Palfreyman, Nicholas Barrie (in press) Form, function, and the grammaticalisation of completive markers in the sign language varieties of Solo and Makassar. NUSA: Linguistic studies of languages in and around Indonesia, vol. 55.
SIGN is a conference series especially for sign language users, which aims to broaden the international research base in sign language linguistics and deaf studies, and enable a worldwide community of Deaf academics to come together at a conference that they regard as their own. All presentations are given in International Sign or the host country’s sign language.
Coordinated by iSLanDS, SIGN began as a workshop called Cross-linguistic Sign Language Research (CLSLR) in 2006 at the Max Planck Institute for Psycholinguistics in Nijmegen, The Netherlands. This was repeated in Nijmegen in 2007 and at UCLan in 2008, where the series was renamed SIGN. In 2009, SIGN4 was held in India, followed by SIGN5 in Turkey (2011) and SIGN6 in Goa (2013). SIGN7 took place in China from 12th-15th October 2014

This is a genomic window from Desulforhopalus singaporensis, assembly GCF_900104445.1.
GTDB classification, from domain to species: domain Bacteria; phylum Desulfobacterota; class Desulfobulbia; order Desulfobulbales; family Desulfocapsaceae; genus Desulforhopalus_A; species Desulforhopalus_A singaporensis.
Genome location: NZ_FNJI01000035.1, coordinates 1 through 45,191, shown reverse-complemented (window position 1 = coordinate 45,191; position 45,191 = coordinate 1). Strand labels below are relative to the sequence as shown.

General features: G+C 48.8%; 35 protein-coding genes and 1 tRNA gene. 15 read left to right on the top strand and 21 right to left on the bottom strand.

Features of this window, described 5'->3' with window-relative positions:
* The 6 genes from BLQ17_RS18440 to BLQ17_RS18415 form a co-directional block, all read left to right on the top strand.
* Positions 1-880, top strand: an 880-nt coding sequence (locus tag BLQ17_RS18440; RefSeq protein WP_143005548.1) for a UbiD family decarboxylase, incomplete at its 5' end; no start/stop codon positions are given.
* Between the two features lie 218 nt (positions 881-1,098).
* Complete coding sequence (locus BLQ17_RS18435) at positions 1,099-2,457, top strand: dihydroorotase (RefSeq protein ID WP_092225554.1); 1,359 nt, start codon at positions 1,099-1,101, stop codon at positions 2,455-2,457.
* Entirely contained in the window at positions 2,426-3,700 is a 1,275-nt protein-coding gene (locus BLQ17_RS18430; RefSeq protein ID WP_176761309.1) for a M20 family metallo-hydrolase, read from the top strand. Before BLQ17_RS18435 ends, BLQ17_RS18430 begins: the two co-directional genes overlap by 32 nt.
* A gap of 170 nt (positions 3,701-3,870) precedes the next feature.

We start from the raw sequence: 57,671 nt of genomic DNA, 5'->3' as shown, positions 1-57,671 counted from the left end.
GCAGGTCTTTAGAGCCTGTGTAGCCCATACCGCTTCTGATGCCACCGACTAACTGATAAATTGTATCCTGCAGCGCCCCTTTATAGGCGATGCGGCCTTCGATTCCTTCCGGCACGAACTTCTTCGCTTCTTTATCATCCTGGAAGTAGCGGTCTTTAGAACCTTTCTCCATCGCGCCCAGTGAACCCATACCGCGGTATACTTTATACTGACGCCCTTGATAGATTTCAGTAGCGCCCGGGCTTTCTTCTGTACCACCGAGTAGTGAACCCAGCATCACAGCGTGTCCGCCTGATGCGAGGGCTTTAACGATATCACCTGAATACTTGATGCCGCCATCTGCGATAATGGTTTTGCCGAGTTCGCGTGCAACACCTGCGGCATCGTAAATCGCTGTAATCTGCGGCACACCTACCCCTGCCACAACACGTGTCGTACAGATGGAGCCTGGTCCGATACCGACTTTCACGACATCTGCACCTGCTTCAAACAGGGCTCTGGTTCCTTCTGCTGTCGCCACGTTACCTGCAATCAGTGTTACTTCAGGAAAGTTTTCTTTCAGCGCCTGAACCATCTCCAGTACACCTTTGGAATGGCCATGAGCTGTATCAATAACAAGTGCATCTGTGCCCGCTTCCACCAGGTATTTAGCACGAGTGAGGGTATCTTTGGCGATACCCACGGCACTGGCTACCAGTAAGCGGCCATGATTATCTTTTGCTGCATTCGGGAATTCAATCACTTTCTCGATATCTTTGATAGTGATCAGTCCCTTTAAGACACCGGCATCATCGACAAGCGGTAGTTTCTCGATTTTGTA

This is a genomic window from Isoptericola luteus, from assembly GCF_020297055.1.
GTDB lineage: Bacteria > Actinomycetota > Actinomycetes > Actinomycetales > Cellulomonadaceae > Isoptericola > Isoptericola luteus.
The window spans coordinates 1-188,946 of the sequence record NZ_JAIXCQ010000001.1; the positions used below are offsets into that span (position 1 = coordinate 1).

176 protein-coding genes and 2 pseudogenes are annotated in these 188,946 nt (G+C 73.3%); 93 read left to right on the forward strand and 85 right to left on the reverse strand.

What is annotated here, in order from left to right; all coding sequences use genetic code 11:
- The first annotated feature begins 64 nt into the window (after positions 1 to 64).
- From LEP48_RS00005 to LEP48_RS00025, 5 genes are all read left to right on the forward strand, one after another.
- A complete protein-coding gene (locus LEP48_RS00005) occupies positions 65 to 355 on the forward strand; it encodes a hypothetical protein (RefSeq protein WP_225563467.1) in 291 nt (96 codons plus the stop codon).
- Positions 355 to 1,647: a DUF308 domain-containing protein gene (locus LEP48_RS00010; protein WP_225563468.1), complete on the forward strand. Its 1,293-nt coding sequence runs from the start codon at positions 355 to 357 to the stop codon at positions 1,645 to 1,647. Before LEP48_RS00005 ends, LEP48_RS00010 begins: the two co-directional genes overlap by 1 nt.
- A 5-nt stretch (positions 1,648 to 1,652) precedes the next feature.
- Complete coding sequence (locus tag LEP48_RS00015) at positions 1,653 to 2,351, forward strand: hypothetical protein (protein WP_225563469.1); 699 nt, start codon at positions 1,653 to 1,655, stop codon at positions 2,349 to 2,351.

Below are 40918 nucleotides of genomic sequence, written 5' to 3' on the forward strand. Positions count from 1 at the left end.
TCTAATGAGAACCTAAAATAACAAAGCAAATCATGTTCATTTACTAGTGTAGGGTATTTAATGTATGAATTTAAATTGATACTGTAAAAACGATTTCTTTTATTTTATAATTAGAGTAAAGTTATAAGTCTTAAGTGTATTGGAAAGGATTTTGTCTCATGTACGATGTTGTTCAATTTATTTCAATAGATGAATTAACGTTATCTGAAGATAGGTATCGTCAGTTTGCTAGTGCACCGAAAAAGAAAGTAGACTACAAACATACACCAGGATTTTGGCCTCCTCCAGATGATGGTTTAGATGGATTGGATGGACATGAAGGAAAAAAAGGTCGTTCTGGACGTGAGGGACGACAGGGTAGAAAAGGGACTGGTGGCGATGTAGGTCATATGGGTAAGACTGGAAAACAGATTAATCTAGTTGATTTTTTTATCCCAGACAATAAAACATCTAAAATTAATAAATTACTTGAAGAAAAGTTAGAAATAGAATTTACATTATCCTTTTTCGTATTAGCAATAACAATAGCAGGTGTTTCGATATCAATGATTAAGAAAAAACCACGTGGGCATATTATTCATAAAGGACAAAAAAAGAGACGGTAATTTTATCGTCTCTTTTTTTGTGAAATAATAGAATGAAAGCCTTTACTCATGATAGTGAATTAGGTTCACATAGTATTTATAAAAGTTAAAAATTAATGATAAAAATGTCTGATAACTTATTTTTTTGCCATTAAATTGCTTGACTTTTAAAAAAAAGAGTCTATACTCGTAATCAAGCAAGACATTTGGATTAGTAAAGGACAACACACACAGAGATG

Our Post-Graduate Study Group meets once every fortnight during term time, on Wednesdays at 16.15 in our lab. This is a forum for visiting academics to share research findings on sign languages and deaf studies, and allow postgraduates to test their ideas and practise presenting. Visitors have included Professor Amy Wilson (pictured) on deaf communities in developing countries; Luigi Lerose on deixis and anaphora in Italian Sign Language; and Gail Caudrelier on British Sign Language syntax.
Presentations are ~45 minutes, followed by questions and discussion. All are welcome to join us; typically we have 10-15 people in attendance. If you would like to present, please contact co-ordinator Nick Palfreyman. Interpreters are usually available, but please check in advance to make sure.
Name: Lin Hao
Research topic: Interrogatives in Chinese Sign Language
Dates of study visit: September 2014 - January 2015
Description: My scope of research covers English language teaching, lexicography and sign languages and linguistics. My thesis mainly discusses the interrogatives of Chinese Sign Language (CSL). At iSLanDS, I conducted preliminary research into comparisons of interrogatives in CSL and British Sign Language (BSL). During my stay here, Ulrike Zeshan and Nick Palfreyman supervised me; they also offered me many valuable suggestions as did other generous colleagues at iSLanDS, to whom I’d like to extend my deepest appreciation.
Name: Makoto Iwayama
Research topic: Support for deaf people in the workplace
Dates of study visit: March 2014 - March 2015